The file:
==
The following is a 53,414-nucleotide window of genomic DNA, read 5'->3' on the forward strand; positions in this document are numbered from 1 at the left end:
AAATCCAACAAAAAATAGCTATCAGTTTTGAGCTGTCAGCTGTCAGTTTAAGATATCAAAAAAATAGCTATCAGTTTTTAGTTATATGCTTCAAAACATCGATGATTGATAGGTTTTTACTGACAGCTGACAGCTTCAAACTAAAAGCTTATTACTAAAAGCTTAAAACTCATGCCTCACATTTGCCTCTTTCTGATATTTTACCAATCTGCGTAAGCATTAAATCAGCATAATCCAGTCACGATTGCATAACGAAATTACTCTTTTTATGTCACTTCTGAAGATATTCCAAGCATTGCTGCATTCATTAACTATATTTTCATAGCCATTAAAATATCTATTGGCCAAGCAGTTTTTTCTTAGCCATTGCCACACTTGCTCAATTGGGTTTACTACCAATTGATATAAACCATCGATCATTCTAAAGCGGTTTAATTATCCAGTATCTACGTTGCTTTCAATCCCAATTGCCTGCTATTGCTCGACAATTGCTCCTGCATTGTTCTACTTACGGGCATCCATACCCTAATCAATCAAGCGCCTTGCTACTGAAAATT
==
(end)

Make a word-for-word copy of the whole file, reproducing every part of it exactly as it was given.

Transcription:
The following is a 53,414-nucleotide window of genomic DNA, read 5'->3' on the forward strand; positions in this document are numbered from 1 at the left end:
AAATCCAACAAAAAATAGCTATCAGTTTTGAGCTGTCAGCTGTCAGTTTAAGATATCAAAAAAATAGCTATCAGTTTTTAGTTATATGCTTCAAAACATCGATGATTGATAGGTTTTTACTGACAGCTGACAGCTTCAAACTAAAAGCTTATTACTAAAAGCTTAAAACTCATGCCTCACATTTGCCTCTTTCTGATATTTTACCAATCTGCGTAAGCATTAAATCAGCATAATCCAGTCACGATTGCATAACGAAATTACTCTTTTTATGTCACTTCTGAAGATATTCCAAGCATTGCTGCATTCATTAACTATATTTTCATAGCCATTAAAATATCTATTGGCCAAGCAGTTTTTTCTTAGCCATTGCCACACTTGCTCAATTGGGTTTACTACCAATTGATATAAACCATCGATCATTCTAAAGCGGTTTAATTATCCAGTATCTACGTTGCTTTCAATCCCAATTGCCTGCTATTGCTCGACAATTGCTCCTGCATTGTTCTACTTACGGGCATCCATACCCTAATCAATCAAGCGCCTTGCTACTGAAAATT